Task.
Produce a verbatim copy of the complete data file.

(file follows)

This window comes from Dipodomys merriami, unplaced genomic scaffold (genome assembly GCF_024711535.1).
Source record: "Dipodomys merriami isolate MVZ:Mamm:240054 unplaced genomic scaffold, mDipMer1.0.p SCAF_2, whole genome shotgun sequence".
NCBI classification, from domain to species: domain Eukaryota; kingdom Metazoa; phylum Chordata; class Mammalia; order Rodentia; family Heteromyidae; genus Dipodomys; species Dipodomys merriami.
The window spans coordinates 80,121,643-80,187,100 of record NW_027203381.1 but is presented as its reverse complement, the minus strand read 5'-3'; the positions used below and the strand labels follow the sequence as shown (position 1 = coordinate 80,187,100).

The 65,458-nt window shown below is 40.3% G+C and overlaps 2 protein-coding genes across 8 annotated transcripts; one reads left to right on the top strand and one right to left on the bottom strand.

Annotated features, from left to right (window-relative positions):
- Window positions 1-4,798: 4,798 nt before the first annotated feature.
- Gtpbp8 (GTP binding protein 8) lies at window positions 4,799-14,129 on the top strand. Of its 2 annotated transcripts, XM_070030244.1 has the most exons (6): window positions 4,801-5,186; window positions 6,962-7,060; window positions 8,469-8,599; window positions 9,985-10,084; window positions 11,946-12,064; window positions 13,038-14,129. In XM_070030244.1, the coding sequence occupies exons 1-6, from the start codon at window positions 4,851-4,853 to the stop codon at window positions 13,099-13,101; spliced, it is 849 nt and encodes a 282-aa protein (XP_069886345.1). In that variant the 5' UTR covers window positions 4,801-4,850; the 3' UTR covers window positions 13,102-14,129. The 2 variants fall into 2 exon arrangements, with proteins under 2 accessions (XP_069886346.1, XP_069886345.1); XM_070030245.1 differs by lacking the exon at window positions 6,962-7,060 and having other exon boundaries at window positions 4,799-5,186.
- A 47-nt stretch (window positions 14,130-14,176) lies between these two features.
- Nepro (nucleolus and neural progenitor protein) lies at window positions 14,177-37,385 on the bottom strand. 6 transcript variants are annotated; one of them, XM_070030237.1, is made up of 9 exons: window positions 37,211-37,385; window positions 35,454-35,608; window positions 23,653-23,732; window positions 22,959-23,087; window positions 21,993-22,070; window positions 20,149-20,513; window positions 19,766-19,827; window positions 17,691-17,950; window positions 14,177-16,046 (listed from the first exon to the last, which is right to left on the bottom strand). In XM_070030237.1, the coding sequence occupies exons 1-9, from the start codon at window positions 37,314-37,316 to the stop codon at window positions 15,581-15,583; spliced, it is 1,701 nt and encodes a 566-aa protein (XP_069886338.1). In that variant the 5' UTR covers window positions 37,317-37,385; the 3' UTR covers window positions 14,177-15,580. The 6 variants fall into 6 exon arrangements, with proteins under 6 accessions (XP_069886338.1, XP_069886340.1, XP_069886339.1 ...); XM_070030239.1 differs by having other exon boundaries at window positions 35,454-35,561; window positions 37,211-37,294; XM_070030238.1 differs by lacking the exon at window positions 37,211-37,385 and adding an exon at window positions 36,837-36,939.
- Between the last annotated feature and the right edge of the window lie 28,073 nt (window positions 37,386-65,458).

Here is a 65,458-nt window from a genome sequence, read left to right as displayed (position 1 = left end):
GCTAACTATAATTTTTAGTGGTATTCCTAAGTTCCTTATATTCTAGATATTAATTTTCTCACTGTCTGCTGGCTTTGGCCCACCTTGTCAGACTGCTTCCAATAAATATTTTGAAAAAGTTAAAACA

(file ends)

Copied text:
This window comes from Dipodomys merriami, unplaced genomic scaffold (genome assembly GCF_024711535.1).
Source record: "Dipodomys merriami isolate MVZ:Mamm:240054 unplaced genomic scaffold, mDipMer1.0.p SCAF_2, whole genome shotgun sequence".
NCBI classification, from domain to species: domain Eukaryota; kingdom Metazoa; phylum Chordata; class Mammalia; order Rodentia; family Heteromyidae; genus Dipodomys; species Dipodomys merriami.
The window spans coordinates 80,121,643-80,187,100 of record NW_027203381.1 but is presented as its reverse complement, the minus strand read 5'-3'; the positions used below and the strand labels follow the sequence as shown (position 1 = coordinate 80,187,100).

The 65,458-nt window shown below is 40.3% G+C and overlaps 2 protein-coding genes across 8 annotated transcripts; one reads left to right on the top strand and one right to left on the bottom strand.

Annotated features, from left to right (window-relative positions):
- Window positions 1-4,798: 4,798 nt before the first annotated feature.
- Gtpbp8 (GTP binding protein 8) lies at window positions 4,799-14,129 on the top strand. Of its 2 annotated transcripts, XM_070030244.1 has the most exons (6): window positions 4,801-5,186; window positions 6,962-7,060; window positions 8,469-8,599; window positions 9,985-10,084; window positions 11,946-12,064; window positions 13,038-14,129. In XM_070030244.1, the coding sequence occupies exons 1-6, from the start codon at window positions 4,851-4,853 to the stop codon at window positions 13,099-13,101; spliced, it is 849 nt and encodes a 282-aa protein (XP_069886345.1). In that variant the 5' UTR covers window positions 4,801-4,850; the 3' UTR covers window positions 13,102-14,129. The 2 variants fall into 2 exon arrangements, with proteins under 2 accessions (XP_069886346.1, XP_069886345.1); XM_070030245.1 differs by lacking the exon at window positions 6,962-7,060 and having other exon boundaries at window positions 4,799-5,186.
- A 47-nt stretch (window positions 14,130-14,176) lies between these two features.
- Nepro (nucleolus and neural progenitor protein) lies at window positions 14,177-37,385 on the bottom strand. 6 transcript variants are annotated; one of them, XM_070030237.1, is made up of 9 exons: window positions 37,211-37,385; window positions 35,454-35,608; window positions 23,653-23,732; window positions 22,959-23,087; window positions 21,993-22,070; window positions 20,149-20,513; window positions 19,766-19,827; window positions 17,691-17,950; window positions 14,177-16,046 (listed from the first exon to the last, which is right to left on the bottom strand). In XM_070030237.1, the coding sequence occupies exons 1-9, from the start codon at window positions 37,314-37,316 to the stop codon at window positions 15,581-15,583; spliced, it is 1,701 nt and encodes a 566-aa protein (XP_069886338.1). In that variant the 5' UTR covers window positions 37,317-37,385; the 3' UTR covers window positions 14,177-15,580. The 6 variants fall into 6 exon arrangements, with proteins under 6 accessions (XP_069886338.1, XP_069886340.1, XP_069886339.1 ...); XM_070030239.1 differs by having other exon boundaries at window positions 35,454-35,561; window positions 37,211-37,294; XM_070030238.1 differs by lacking the exon at window positions 37,211-37,385 and adding an exon at window positions 36,837-36,939.
- Between the last annotated feature and the right edge of the window lie 28,073 nt (window positions 37,386-65,458).

Here is a 65,458-nt window from a genome sequence, read left to right as displayed (position 1 = left end):
GCTAACTATAATTTTTAGTGGTATTCCTAAGTTCCTTATATTCTAGATATTAATTTTCTCACTGTCTGCTGGCTTTGGCCCACCTTGTCAGACTGCTTCCAATAAATATTTTGAAAAAGTTAAAACA